Should I Refuse a Breathalyzer?

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Washington Breathalyzer Test

Police lights flashing in your rearview mirror can create anxiety. If the stop is because an officer suspects you are operating a vehicle under the influence of drugs or alcohol, anxiety might increase. Will you be thinking clearly enough to handle the situation if you asked to take a preliminary breath test (PBT)?

Washington, like all 50 states, has implied consent laws. Possessing a driver’s license implies consent to a breath test if you are suspected of driving under the influence. If you refuse to take a breath test, both in the field and later at the police station, an officer is supposed to inform you that you do indeed have a right of refusal.

Should I refuse the Breathalyzer?

However, at that same time the officer must notify you that refusing to take the test results in a mandatory 2-year license suspension at minimum for a first offense. If it is a second offense, the suspension is for 3 years. The penalties for refusing to take a Breathalyzer in Washington state are the same, or even harsher, as if you are convicted of driving with a blood alcohol level of .15 or more.

This suspension is an administrative suspension, administered by the Washington State Department of Licensing and not the courts. However, refusing to take the test can also be used against you in criminal DUI proceedings, and could be seen as an indirect admission of guilt.

What if I refused the Breathalyzer?

If you exercise that right to refuse the breath test, you might still be subject to a blood test. The law says that nothing prevents an officer from obtaining blood, “pursuant to a search warrant, a valid waiver of the warrant requirement, when exigent circumstances exist, or under any other authority of law.”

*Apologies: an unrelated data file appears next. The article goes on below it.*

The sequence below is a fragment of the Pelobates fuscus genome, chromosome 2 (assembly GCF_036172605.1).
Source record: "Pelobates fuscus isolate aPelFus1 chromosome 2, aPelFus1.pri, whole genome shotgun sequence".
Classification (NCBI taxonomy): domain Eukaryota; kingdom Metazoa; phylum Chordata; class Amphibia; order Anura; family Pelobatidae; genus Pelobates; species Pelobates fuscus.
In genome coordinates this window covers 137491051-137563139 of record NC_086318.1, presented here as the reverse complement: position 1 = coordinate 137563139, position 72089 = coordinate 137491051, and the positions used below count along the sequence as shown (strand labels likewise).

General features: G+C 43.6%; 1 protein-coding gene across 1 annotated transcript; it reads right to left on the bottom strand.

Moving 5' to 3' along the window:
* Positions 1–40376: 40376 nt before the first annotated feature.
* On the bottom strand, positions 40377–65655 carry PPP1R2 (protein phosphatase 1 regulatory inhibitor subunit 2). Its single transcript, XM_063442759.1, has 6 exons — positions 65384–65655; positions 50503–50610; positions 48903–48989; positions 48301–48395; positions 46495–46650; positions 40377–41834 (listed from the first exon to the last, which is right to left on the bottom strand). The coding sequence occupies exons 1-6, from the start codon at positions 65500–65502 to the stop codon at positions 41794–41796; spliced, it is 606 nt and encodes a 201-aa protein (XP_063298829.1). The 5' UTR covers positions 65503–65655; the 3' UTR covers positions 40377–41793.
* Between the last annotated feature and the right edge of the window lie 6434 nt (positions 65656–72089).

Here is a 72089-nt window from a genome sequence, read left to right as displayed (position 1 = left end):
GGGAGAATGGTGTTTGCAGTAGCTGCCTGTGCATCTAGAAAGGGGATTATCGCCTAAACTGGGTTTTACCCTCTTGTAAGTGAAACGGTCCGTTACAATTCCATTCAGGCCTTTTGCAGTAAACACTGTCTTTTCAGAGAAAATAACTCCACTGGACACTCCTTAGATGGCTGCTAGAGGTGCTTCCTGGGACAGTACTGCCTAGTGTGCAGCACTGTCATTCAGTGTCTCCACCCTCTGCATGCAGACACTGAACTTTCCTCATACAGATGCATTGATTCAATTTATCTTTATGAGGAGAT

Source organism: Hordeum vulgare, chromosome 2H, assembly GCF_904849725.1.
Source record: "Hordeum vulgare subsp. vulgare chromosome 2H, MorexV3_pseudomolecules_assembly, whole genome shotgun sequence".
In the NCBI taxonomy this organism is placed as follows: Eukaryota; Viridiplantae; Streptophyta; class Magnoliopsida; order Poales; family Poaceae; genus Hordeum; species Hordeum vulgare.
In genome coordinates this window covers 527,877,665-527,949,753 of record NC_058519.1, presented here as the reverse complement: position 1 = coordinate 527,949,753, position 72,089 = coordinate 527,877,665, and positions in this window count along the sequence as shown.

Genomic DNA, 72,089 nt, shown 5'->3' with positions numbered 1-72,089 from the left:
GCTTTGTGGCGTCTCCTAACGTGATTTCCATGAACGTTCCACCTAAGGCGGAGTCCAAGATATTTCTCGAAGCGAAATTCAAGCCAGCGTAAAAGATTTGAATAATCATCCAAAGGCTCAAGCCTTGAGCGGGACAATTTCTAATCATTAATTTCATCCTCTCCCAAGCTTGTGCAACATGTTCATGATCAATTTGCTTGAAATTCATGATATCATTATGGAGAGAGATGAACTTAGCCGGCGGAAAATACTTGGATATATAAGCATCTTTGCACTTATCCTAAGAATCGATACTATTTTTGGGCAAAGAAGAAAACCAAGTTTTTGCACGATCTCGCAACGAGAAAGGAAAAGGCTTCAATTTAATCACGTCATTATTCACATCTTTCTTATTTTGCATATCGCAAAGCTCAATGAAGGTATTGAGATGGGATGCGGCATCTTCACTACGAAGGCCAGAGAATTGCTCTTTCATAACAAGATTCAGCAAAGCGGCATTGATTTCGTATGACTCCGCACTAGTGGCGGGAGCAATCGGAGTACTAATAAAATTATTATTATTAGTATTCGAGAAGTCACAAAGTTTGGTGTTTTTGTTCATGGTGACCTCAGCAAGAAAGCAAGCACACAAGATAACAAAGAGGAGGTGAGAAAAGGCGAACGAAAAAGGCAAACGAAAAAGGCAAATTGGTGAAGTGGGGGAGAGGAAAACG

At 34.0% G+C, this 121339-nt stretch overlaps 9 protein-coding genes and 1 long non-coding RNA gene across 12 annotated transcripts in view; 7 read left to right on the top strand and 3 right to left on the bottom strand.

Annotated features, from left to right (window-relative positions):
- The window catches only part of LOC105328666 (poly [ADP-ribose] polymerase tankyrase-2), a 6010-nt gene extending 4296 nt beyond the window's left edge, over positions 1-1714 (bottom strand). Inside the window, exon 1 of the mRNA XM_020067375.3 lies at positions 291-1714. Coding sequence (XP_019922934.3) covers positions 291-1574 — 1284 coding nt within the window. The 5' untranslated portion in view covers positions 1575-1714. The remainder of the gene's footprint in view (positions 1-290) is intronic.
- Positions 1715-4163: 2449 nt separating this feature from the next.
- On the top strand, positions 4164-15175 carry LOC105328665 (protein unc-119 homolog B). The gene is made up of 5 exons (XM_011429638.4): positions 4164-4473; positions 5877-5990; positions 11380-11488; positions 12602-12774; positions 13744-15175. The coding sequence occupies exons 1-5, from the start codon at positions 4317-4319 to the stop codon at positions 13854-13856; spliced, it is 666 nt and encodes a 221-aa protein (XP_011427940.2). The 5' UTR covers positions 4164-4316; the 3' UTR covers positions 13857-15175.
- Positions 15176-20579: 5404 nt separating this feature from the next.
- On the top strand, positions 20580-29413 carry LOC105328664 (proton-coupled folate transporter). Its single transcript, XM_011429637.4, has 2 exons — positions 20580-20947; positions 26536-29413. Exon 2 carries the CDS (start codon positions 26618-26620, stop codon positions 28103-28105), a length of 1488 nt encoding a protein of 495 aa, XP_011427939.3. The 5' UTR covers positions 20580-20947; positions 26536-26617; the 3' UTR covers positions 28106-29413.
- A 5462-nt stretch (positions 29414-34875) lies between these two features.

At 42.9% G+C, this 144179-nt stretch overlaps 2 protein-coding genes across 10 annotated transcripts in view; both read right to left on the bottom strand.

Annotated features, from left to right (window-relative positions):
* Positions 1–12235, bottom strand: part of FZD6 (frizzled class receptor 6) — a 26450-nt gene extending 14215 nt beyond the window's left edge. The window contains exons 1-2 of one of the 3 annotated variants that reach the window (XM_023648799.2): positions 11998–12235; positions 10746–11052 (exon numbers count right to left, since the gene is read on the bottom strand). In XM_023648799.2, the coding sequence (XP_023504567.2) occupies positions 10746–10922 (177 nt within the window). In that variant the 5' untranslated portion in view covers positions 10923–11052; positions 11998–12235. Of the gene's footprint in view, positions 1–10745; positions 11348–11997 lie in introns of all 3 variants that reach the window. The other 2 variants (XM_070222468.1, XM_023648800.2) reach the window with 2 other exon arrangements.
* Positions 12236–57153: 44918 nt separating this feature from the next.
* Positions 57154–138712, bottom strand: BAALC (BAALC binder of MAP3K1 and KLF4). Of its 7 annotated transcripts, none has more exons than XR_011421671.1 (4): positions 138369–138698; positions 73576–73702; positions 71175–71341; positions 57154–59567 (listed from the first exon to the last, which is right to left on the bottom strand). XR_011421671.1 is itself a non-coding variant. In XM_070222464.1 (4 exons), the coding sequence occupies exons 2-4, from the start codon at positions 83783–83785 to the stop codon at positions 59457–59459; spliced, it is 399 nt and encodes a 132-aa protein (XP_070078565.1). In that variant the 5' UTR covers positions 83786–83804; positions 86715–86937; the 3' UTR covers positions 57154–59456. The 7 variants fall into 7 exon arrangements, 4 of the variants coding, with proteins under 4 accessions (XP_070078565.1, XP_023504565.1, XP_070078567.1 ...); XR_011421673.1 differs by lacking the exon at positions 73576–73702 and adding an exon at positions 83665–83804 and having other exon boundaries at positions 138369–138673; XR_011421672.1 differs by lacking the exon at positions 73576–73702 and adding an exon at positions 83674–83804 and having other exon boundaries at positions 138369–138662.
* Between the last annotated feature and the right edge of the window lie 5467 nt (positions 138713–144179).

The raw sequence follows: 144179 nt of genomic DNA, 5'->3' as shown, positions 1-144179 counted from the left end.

An experienced defense attorney from Twyford Law Office can help you determine if you have grounds to challenge a DUI charge. If a police officer has not properly explained implied consent, or made errors while administering breath tests or field sobriety tests, there may be grounds to reduce or dismiss the charges.

Can Police Search My Car?

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Can the Cops search my car?

In Washington, police cannot search a car without a search warrant. A warrant must be obtained from a court, and police must carry out the search within a certain designated time frame.

In 2012, the Washington State Supreme Court ruled that police must obtain a search warrant in order to search a vehicle. Even if the police have reason to suspect that a vehicle contains evidence of a crime, they still must obtain a warrant before proceeding with a search. Specifically, in the 2012 case State v. Snapp, the Washington Supreme Court found that searching a car for evidence of a crime when the driver has already been arrested is illegal under Article I, Section 7 of the state constitution.

Search Without a Warrant?

Some states allow police to search a car without a warrant if there is probable cause to believe the car contains evidence of a crime, but in Washington, not even probable cause makes a search without a warrant legal. However, without probable cause, police cannot obtain a search warrant. Washington law defines probable cause as “having more evidence for than against; a reasonable belief that a crime has or is being committed.”